In this very tabernacle Hannah begged God for a son. Hannah lived in a difficult situation. Although her husband loved her very much, he also had another wife called Peninnah who had given birth to several children.

For some reason Peninnah enjoyed rubbing salt into Hannah’s wound of barrenness. The scripture says, “she would provoke Hannah bitterly because the Lord had closed her womb.” The struggle of infertility is tough enough, but can you imagine another woman taunting you constantly about it? It troubled Hannah so much she could hardly eat.

Yearly, Elkanah, Hannah’s husband, would take the family to Shiloh to worship and sacrifice to the Lord at the tabernacle. On one of these trips Hannah went to the tabernacle and poured her heart out before the Lord, begging for a son whom she promised would be given back to the Lord.

Eli, the priest, thought Hannah was drunk and told her to stop drinking. Hannah explained that she was oppressed in spirit, and was pouring out her soul to the Lord. Eli then said to her, “Go in peace, and may the God of Israel grant your petition that you have asked Him.”

In that moment peace came to Hannah. She heard a word from God that she kept in her heart. She went her way and ate, and she was no longer sad.

Hannah did receive a son, whom she named Samuel. She was faithful to her promise and gave Samuel back to the Lord. God blessed her with five more children.

The Lord brought peace into Hannah’s heart and also into her situation. One of the names for God is Shiloh. It means peacemaker. The God of peace brought Hannah peace in the city of peace.

Do you need peace in your heart or in a situation in your life? Go to the great Peacemaker. He will grant you peace.

A Diamond in the Rough,


Mt. Ebal and Mt. Gerizim – Lessons from the Promised Land

The Mounts of Curses and Blessings

While we visited the West Bank, we gazed out upon two mountains. To my eye, they looked like a couple of hills, since I live at the base of the Rocky Mountains.

As we took in the sight, a Rabbi shared the story of Mt. Ebal and Mt. Gerizim. In Deuteronomy 26:16-19 the Israelites declared God to be their God. They committed themselves to walk in His ways, keep his statutes, commandments, ordinances, and listen to His voice.


As a response, God declared them to be His people.

This happened toward the end of Moses’ life, and he gave the Israelites instructions of what to do when they crossed the Jordan and entered the Promised Land. Moses charged them to stand six tribes in front of Mt. Ebal and to stand the other six tribes in front of Mt. Gerizim. In the valley between the two mountains, the priests were to recite the curses.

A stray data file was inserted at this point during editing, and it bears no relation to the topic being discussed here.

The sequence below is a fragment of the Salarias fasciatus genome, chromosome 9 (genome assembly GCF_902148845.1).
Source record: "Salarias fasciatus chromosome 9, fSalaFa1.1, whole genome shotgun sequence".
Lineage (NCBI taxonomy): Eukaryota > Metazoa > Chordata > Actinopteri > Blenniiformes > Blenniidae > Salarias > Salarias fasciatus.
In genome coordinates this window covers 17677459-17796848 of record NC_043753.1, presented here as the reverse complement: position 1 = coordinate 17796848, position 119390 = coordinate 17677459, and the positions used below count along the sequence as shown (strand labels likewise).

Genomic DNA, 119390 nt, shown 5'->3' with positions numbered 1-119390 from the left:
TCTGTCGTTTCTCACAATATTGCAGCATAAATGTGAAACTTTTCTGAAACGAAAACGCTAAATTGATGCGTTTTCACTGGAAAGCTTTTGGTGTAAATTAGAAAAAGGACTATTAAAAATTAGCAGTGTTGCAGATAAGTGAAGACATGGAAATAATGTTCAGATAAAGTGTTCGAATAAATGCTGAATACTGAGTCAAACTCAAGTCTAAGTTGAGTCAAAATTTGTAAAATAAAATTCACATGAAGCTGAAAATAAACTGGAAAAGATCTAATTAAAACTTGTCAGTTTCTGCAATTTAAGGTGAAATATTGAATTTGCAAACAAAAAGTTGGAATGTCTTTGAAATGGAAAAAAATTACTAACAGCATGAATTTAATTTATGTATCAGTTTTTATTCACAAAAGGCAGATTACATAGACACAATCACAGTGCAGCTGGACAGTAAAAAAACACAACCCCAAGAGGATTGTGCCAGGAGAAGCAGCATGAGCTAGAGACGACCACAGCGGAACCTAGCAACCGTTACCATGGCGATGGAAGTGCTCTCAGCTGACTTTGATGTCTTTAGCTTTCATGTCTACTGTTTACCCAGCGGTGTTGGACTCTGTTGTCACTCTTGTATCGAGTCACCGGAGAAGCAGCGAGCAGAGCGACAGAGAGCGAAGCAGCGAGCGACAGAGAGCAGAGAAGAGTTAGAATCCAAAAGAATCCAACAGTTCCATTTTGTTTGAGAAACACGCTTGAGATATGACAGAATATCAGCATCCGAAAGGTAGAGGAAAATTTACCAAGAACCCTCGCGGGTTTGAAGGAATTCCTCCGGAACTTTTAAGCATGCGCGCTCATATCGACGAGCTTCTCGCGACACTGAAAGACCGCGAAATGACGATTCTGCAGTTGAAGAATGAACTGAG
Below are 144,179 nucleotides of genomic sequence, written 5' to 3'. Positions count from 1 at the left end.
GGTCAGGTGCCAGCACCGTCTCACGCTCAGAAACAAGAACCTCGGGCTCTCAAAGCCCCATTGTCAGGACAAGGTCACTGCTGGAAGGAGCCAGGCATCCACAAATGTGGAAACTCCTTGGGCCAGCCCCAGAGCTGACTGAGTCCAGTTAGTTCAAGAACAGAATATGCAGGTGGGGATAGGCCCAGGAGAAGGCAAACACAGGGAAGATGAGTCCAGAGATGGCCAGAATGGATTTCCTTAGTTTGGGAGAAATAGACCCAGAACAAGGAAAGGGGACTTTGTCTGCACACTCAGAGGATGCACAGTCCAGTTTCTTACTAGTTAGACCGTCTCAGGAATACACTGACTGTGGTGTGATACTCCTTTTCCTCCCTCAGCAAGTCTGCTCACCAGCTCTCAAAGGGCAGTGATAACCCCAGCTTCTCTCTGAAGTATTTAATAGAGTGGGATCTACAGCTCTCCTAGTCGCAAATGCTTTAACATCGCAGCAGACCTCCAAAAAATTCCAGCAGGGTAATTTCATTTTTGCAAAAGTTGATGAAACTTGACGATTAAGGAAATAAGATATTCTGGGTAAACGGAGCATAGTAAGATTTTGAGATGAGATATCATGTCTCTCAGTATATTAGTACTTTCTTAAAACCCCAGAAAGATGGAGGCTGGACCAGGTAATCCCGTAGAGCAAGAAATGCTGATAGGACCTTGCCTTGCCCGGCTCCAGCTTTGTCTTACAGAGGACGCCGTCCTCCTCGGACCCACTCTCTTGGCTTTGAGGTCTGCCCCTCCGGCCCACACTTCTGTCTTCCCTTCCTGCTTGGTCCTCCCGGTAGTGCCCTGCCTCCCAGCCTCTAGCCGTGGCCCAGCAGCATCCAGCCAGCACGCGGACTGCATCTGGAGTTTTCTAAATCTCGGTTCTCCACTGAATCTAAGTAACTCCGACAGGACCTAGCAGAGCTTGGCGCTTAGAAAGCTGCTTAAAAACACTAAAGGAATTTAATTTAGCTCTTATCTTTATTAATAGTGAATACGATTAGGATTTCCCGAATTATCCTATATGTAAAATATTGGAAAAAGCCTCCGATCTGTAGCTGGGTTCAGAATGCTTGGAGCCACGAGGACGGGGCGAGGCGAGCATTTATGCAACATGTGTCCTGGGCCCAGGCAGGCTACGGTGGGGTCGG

After each curse the people were to say, Amen.

Then the blessings that were to come upon them, if they obeyed the Lord, were to be recited by the priests. Moses commanded them to do this as a reminder of how to live as a Godly people. By hearing the curses for disobedience and the blessings for obedience, they would be given the opportunity to determine to live their lives for the Lord and receive the blessings promised to them as a nation. (Deut. 27 & 28.)

When Moses was no longer with them, Joshua led the people across the Jordan and into the Promised Land. At Mt. Ebal and Mt. Gerizim, Joshua and all the people (even the smallest child) were careful to follow the instructions given them by Moses, declaring the God of Abraham, Isaac and Jacob as their God. (Josh. 8:30-35.)

Have you declared the living God to be your God? Are you living for Him? Can we expect the blessings of the lord to come to our point of need, if we are living in disobedience and sin? If you haven’t asked Jesus into your heart, why don’t you do it now?

A Diamond in the Rough,


A Beautiful Adoption Story

What a beautiful and moving adoption story!


Every now and then, you hear a story that’s equal parts pain and joy, weakness and strength, fear and bravery, despair and hope.

The birth and adoption of Leo Doud, which came to light last week in a poignantly candid account written by Leo’s birth mom, is one such story.

A 25-year-old photojournalism student at the University of Iowa, Callie Mitchell chronicled her unplanned pregnancy, delivery and decision to give her baby up for adoption in heartbreaking detail and with gorgeous, moving photographs in the college newspaper, The Daily Iowan. The story gives articulate voice to someone we don’t often hear from in the adoption process: the birth mother. Read more.

Nancy and Kelly

J and K Plus Two

J and K Plus Two is the blog of a young family. The parents struggled with infertility, premature births, and finally two children. They have had quite a journey. We like to provide our readers with as many resources as possible. Per the blog about page…

This blog is the story of our lives with all the ups and downs of a multiple pregnancy, the tragedy of infant loss and now the birth of our miracle babies. Click here to learn more.

Nancy and Kelly



Lessons from the Promised Land~Cana


Jesus performed His first miracle in Cana. He attended a wedding in a hall built for such occasions. I got the privilege of seeing the remains of this hall.

During the celebration the host ran out of wine. Jesus’ mother, Mary, came and told Jesus that they had run out of wine. “So, why are you telling me?” was Jesus’ basic response. Mary knew her son and just told the servants to do whatever he said to do.


Jesus instructed the servants to fill the water pots with water. I used to have this picture of the servants filling little pitchers with water. This, however, is not at all what they filled. These were pots that were for ritual cleansing. They were large stone pots standing well over four feet high and too large for one man to lift.

There was one of these ancient pots at the site. I realized those poor servants must have made many trips from the well to fill just one of those pots. They knew what they had put into those massive stone containers, and it wasn’t wine.

How shocked they must have been when they dipped it out to the guests at the wedding and it had turned into the best wine available. Jesus’ first miracle was no small miracle. He turned that wedding into the best celebration ever.

Do you need a miracle in your life? Look to Jesus for your miracle, for with Him, nothing is impossible.

A diamond in the rough,